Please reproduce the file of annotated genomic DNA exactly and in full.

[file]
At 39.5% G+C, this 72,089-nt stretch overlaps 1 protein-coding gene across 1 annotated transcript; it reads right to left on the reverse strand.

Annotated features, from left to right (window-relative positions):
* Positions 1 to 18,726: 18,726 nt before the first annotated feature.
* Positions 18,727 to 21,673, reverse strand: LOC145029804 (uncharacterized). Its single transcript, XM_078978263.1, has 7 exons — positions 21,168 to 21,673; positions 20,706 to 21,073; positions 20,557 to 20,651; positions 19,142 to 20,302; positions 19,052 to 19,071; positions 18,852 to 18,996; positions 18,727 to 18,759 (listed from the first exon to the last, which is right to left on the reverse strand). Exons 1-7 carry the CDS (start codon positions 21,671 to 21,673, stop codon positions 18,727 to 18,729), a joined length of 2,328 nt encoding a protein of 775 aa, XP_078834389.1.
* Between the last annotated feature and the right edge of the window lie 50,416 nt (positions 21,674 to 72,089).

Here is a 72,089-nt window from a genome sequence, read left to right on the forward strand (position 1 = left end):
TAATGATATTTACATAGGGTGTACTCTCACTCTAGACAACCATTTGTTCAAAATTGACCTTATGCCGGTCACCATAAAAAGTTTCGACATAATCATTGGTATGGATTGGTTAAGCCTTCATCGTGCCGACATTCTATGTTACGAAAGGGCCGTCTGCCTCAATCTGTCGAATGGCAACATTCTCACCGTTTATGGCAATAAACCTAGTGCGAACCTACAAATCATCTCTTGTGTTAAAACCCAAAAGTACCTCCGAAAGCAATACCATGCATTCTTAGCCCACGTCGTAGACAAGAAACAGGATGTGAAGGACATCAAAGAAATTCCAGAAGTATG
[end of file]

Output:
At 39.5% G+C, this 72,089-nt stretch overlaps 1 protein-coding gene across 1 annotated transcript; it reads right to left on the reverse strand.

Annotated features, from left to right (window-relative positions):
* Positions 1 to 18,726: 18,726 nt before the first annotated feature.
* Positions 18,727 to 21,673, reverse strand: LOC145029804 (uncharacterized). Its single transcript, XM_078978263.1, has 7 exons — positions 21,168 to 21,673; positions 20,706 to 21,073; positions 20,557 to 20,651; positions 19,142 to 20,302; positions 19,052 to 19,071; positions 18,852 to 18,996; positions 18,727 to 18,759 (listed from the first exon to the last, which is right to left on the reverse strand). Exons 1-7 carry the CDS (start codon positions 21,671 to 21,673, stop codon positions 18,727 to 18,729), a joined length of 2,328 nt encoding a protein of 775 aa, XP_078834389.1.
* Between the last annotated feature and the right edge of the window lie 50,416 nt (positions 21,674 to 72,089).

Here is a 72,089-nt window from a genome sequence, read left to right on the forward strand (position 1 = left end):
TAATGATATTTACATAGGGTGTACTCTCACTCTAGACAACCATTTGTTCAAAATTGACCTTATGCCGGTCACCATAAAAAGTTTCGACATAATCATTGGTATGGATTGGTTAAGCCTTCATCGTGCCGACATTCTATGTTACGAAAGGGCCGTCTGCCTCAATCTGTCGAATGGCAACATTCTCACCGTTTATGGCAATAAACCTAGTGCGAACCTACAAATCATCTCTTGTGTTAAAACCCAAAAGTACCTCCGAAAGCAATACCATGCATTCTTAGCCCACGTCGTAGACAAGAAACAGGATGTGAAGGACATCAAAGAAATTCCAGAAGTATG